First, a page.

One of the great things about microcontrollers is that they allow you straddle the divide of pure electronics hardware and computing software.
Now there’s no substitute for seriously learning the two, but Arduino is a great way to strike out gently in both directions – you can learn the basics of coding and combine it with some simple electronics. The more you learn, the more you can branch out into the ‘internet of things’ and start building your own smart technology ideas.
Microcontrollers make this easier because they can run C++-like code you can code on your PC, but they can also interface with electronic components – LEDs, transistors, LCD panels, Wi-Fi controllers, Bluetooth interfaces, motor drive circuits, servo motors, stepper motors, buzzers, capacitors, resistors, diodes, AND, OR, NOT gates and the list goes on.
But if you’re wondering how to start, I’ve been writing a new beginners’ masterclass in APC magazine called Arduino Basics where I take a simple project idea and show you how to code it and how to build up the electronics side of it. My super-simple weather sensor project has just gone up on the website and it’s a great way to dip your toe in and see how it all works.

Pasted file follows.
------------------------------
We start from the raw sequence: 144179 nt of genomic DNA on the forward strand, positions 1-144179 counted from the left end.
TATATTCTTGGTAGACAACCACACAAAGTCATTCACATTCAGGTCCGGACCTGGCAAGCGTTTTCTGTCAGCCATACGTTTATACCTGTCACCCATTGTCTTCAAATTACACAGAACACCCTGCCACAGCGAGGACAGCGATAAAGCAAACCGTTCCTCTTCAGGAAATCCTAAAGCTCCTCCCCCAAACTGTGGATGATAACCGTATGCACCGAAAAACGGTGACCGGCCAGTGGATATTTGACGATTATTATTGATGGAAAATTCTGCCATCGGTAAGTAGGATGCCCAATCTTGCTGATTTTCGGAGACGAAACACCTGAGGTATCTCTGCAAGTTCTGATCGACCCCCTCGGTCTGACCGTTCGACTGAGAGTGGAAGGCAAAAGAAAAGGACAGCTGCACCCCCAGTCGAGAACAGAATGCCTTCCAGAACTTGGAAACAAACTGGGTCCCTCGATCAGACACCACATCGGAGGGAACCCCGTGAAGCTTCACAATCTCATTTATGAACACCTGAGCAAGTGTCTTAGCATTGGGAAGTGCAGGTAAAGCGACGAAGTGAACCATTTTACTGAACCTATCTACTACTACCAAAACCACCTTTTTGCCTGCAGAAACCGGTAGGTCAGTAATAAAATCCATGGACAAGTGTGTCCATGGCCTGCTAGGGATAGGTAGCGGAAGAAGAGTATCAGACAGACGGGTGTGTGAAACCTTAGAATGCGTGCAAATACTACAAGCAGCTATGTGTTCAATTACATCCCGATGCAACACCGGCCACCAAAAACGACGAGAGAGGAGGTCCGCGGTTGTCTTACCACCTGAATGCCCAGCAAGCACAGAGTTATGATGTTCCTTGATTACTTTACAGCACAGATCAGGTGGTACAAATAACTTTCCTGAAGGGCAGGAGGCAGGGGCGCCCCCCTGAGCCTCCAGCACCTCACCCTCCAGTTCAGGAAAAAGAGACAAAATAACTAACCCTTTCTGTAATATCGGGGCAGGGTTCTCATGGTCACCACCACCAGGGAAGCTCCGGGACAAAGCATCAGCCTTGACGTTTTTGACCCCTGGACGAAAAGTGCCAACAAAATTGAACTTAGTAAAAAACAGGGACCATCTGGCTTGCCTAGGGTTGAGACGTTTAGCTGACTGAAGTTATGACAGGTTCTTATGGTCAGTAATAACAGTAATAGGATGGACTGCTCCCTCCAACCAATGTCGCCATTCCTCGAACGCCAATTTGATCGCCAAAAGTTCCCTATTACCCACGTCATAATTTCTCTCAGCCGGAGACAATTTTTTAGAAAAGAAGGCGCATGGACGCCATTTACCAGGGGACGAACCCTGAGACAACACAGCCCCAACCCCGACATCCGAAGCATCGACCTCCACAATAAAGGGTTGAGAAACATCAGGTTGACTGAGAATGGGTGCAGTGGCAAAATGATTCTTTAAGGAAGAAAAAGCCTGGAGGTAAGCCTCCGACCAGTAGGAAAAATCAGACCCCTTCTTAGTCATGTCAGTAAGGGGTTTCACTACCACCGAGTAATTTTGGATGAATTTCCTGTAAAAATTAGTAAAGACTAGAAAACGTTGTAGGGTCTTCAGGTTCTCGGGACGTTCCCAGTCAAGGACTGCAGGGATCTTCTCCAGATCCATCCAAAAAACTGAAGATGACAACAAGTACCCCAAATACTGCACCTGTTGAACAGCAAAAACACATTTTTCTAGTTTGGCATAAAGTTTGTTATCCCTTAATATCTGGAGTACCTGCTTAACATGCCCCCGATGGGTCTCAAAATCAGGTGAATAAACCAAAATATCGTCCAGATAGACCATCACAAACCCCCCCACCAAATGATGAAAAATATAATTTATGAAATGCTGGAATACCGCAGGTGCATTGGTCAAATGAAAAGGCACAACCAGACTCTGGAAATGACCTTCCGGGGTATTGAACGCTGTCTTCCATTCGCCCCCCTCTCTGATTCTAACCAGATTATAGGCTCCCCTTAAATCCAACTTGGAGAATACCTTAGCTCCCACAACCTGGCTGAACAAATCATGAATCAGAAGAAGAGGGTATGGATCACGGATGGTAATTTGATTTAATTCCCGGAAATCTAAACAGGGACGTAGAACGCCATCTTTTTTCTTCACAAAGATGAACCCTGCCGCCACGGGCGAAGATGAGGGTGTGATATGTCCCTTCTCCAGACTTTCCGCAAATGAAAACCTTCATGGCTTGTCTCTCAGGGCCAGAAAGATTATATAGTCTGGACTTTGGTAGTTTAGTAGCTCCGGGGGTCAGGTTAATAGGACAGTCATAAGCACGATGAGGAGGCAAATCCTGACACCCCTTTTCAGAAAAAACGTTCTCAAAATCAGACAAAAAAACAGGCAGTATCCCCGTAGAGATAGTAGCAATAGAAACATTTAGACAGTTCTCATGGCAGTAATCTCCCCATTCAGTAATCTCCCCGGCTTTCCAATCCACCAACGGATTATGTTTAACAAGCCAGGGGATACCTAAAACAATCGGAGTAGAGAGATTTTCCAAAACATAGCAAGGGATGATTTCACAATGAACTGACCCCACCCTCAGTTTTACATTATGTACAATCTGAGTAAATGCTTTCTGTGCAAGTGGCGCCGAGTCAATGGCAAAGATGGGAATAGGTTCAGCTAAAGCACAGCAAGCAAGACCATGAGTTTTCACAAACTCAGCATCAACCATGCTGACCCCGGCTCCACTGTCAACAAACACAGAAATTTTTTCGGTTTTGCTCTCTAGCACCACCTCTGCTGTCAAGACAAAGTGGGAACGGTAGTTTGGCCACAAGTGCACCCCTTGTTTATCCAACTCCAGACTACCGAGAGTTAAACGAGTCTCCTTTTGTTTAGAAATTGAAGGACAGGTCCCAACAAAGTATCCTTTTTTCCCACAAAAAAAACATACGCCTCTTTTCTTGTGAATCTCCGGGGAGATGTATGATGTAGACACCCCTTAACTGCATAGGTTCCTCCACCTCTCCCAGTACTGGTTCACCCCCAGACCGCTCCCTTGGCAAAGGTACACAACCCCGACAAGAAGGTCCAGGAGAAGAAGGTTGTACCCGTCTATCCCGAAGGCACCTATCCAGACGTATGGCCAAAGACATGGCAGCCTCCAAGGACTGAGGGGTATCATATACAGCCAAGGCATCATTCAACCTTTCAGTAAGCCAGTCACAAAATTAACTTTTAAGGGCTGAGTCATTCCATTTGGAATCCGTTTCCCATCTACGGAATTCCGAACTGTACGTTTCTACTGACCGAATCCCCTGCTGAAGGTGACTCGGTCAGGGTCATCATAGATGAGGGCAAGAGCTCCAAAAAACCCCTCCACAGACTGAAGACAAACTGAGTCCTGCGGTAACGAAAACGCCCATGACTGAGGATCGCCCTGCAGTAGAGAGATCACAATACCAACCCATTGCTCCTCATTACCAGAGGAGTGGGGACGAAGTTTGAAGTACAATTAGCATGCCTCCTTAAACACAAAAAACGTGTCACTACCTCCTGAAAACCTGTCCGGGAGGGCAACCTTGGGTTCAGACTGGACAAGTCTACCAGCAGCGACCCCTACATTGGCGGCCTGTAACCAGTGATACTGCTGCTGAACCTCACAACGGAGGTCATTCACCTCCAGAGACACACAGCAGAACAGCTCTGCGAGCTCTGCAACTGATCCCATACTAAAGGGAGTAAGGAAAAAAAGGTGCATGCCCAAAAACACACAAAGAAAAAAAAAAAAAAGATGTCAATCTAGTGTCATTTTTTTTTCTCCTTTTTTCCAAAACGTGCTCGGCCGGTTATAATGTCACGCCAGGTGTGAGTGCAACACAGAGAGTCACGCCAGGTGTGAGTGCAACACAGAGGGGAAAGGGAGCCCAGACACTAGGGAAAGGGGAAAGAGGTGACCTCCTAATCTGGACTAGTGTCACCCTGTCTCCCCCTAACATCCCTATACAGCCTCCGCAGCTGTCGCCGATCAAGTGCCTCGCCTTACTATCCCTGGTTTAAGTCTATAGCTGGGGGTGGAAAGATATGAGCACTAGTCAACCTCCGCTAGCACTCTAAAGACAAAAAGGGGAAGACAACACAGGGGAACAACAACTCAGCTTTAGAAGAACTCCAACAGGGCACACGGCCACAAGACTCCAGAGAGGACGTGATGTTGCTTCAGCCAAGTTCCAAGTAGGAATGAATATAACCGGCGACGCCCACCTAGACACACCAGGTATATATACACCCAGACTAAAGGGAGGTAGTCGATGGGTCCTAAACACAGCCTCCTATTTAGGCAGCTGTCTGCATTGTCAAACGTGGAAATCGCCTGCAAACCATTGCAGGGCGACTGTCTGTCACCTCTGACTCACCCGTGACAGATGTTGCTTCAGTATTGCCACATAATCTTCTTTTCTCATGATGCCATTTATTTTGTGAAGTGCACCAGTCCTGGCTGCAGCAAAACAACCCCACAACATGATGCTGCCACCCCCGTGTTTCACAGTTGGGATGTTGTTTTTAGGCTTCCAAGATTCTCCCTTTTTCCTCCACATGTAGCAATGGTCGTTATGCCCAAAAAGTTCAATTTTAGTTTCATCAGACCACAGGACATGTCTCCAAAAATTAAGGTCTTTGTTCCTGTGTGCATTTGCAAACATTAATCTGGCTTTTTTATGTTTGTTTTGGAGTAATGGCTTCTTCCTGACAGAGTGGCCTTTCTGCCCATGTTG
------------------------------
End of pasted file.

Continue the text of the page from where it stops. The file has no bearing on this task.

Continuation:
What’s more, there’s no soldering either. In the story, I show you a trick that allows you to power the temperature-humidity sensor directly from the Arduino I/O ports so you don’t even need any connecting wires – it just plugs straight in.
The project includes all necessary source code on the website, so once you get the parts, it should be nice and easy to put together.
Of course, this story is now a couple of issues old – you’ll get the latest in the new issue of APC magazine, out now at all good newsagents.